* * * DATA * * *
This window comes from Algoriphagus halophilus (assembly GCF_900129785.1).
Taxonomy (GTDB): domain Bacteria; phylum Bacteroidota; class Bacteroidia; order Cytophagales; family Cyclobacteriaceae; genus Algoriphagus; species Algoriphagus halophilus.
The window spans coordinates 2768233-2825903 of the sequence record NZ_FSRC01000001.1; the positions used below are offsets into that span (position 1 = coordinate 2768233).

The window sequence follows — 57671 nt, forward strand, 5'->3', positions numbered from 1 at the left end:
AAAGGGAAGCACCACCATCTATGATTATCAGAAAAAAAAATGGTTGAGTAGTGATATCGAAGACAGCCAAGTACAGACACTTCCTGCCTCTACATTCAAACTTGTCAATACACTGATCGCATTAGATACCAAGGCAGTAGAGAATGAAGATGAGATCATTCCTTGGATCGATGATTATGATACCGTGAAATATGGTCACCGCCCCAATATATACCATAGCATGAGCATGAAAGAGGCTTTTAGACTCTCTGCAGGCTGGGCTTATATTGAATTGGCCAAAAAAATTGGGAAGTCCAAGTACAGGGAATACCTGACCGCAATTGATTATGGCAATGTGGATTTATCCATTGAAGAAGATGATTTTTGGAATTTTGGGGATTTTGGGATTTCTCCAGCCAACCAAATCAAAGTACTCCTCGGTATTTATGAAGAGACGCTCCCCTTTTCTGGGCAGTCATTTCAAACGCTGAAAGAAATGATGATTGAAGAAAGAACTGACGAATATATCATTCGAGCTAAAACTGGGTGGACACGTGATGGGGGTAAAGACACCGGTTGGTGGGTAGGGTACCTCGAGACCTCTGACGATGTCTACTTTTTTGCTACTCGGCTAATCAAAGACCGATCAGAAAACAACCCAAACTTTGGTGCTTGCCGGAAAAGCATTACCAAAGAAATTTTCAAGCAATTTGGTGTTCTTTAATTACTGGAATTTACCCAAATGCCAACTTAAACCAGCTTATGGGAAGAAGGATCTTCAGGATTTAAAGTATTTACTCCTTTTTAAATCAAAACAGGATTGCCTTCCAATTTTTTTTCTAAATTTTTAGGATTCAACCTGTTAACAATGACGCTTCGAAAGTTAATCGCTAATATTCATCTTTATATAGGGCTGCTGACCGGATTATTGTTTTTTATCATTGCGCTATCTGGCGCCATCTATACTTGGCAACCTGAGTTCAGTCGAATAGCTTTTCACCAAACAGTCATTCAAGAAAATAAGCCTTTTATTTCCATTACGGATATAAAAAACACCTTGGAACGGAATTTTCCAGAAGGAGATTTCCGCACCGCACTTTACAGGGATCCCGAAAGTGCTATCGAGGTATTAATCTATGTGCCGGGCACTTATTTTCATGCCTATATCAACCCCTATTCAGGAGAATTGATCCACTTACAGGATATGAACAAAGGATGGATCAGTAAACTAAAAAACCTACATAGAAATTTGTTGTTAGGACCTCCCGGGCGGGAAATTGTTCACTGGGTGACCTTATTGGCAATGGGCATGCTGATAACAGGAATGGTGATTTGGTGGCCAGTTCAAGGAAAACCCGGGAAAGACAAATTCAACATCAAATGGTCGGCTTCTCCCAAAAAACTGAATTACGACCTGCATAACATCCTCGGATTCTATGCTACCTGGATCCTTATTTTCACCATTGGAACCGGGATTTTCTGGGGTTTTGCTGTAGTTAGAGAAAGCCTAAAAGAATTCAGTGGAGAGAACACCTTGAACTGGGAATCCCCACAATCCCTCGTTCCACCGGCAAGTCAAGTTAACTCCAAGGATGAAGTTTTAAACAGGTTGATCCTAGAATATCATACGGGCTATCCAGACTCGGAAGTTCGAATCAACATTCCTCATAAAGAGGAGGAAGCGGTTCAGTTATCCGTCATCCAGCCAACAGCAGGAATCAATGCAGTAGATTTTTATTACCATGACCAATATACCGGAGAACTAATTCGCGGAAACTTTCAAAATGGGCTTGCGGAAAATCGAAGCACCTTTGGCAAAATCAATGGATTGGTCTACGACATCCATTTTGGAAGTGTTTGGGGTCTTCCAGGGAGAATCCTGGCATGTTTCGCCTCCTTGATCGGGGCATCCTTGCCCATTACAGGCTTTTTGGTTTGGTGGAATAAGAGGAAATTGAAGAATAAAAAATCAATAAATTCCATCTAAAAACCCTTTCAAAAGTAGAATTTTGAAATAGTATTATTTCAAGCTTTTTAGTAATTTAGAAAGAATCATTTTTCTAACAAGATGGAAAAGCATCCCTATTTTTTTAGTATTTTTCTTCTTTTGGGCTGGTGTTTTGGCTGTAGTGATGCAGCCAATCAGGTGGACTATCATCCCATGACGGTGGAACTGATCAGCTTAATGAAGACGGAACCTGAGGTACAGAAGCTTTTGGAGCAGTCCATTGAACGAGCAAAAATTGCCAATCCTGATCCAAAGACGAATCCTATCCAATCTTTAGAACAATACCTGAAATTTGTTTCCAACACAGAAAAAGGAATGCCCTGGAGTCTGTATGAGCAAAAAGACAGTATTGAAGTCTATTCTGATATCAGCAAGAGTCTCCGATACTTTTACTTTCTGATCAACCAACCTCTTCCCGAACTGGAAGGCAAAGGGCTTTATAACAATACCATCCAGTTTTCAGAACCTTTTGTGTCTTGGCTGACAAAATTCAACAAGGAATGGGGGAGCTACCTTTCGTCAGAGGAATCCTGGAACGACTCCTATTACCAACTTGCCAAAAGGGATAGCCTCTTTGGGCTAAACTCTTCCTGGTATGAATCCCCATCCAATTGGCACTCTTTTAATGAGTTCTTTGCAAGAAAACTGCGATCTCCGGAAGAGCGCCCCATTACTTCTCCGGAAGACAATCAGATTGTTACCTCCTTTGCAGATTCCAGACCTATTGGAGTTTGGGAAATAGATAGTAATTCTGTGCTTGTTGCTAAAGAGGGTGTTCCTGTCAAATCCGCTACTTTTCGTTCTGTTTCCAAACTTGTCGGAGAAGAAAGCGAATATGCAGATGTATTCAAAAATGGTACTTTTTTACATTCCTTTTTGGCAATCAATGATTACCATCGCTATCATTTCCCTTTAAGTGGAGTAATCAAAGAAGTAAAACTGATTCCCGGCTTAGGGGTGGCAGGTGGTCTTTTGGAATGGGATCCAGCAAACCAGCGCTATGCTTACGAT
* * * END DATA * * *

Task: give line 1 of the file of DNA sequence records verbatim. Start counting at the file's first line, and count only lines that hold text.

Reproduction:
This window comes from Algoriphagus halophilus (assembly GCF_900129785.1).